3 years ago

Structural basis of the substrate specificity and instability in solution of a glycosidase from Lactobacillus plantarum

Structural basis of the substrate specificity and instability in solution of a glycosidase from Lactobacillus plantarum
Statistics from structural genomics initiatives reveal that around 50–55% of the expressed, non-membrane proteins cannot be purified and therefore structurally characterized due to solubility problems, which emphasized protein solubility as one of the most serious concerns in structural biology projects. Lactobacillus plantarum CECT 748T produces an aggregation-prone glycosidase (LpBgl) that we crystallized previously. However, this result could not be reproduced due to protein instability and therefore further high-resolution structural analyses of LpBgl were impeded. The obtained crystals of LpBgl diffracted up to 2.48 Å resolution and permitted to solve the structure of the enzyme. Analysis of the active site revealed a pocket for phosphate-binding with an uncommon architecture, where a phosphate molecule is tightly bound suggesting the recognition of 6-phosphoryl sugars. In agreement with this observation, we showed that LpBgl exhibited 6-phospho-β-glucosidase activity. Combination of structural and mass spectrometry results revealed the formation of dimethyl arsenic adducts on the solvent exposed cysteine residues Cys211 and Cys292. Remarkably, the double mutant Cys211Ser/Cys292Ser resulted stable in solution at high concentrations indicating that the marginal solubility of LpBgl can be ascribed specifically to these two cysteine residues. The 2.30 Å crystal structure of this double mutant showed no disorder around the newly incorporated serine residues and also loop rearrangements within the phosphate-binding site. Notably, LpBgl could be prepared at high yield by proteolytic digestion of the fusion protein LSLt-LpBgl, which raises important questions about potential hysteretic processes upon its initial production as an enzyme fused to a solubility enhancer.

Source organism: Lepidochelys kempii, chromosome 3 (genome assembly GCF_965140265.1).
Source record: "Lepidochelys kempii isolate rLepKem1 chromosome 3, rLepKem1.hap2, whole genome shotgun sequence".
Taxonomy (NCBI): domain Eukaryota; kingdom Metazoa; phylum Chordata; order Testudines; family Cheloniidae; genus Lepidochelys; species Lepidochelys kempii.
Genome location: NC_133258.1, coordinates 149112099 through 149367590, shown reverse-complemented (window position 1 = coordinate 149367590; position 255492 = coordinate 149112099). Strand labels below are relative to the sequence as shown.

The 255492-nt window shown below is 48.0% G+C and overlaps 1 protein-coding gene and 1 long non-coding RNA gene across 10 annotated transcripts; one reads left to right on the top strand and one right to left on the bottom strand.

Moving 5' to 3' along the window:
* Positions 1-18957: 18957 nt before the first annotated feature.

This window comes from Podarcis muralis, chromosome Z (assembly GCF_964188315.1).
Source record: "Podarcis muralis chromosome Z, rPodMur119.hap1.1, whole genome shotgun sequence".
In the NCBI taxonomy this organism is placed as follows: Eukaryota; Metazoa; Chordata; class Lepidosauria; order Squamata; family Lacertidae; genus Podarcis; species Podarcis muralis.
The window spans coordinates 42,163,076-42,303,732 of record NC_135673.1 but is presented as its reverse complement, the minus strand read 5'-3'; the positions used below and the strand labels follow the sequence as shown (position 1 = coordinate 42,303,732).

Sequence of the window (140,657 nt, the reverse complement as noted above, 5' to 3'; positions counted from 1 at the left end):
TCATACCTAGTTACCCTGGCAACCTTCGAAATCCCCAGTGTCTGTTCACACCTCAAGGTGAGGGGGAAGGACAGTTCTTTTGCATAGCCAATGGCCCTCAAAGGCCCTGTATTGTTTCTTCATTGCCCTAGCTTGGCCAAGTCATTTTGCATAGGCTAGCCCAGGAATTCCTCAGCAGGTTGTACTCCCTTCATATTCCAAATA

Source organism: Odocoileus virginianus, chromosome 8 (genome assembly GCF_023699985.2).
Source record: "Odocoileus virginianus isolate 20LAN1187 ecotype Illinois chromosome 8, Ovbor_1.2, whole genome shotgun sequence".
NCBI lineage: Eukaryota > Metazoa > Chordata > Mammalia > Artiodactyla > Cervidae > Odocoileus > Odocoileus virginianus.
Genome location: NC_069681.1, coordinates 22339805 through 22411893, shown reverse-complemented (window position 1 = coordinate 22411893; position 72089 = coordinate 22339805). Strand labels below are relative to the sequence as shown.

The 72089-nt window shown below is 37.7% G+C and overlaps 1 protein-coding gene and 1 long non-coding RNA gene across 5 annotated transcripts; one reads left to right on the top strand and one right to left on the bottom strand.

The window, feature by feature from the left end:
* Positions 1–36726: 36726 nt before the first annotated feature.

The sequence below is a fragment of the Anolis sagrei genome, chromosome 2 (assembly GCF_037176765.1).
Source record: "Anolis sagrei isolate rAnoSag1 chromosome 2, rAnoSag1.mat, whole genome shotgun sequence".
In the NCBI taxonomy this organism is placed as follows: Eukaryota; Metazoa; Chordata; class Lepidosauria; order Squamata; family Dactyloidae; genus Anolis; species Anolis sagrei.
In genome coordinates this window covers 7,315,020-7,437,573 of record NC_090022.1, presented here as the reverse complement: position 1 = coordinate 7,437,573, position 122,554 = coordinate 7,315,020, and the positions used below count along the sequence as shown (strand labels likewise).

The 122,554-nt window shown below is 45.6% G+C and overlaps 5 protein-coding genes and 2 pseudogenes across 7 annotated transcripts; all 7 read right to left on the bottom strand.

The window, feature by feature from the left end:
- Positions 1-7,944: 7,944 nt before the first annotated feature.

Publisher URL: www.sciencedirect.com/science

DOI: S1570963917301620

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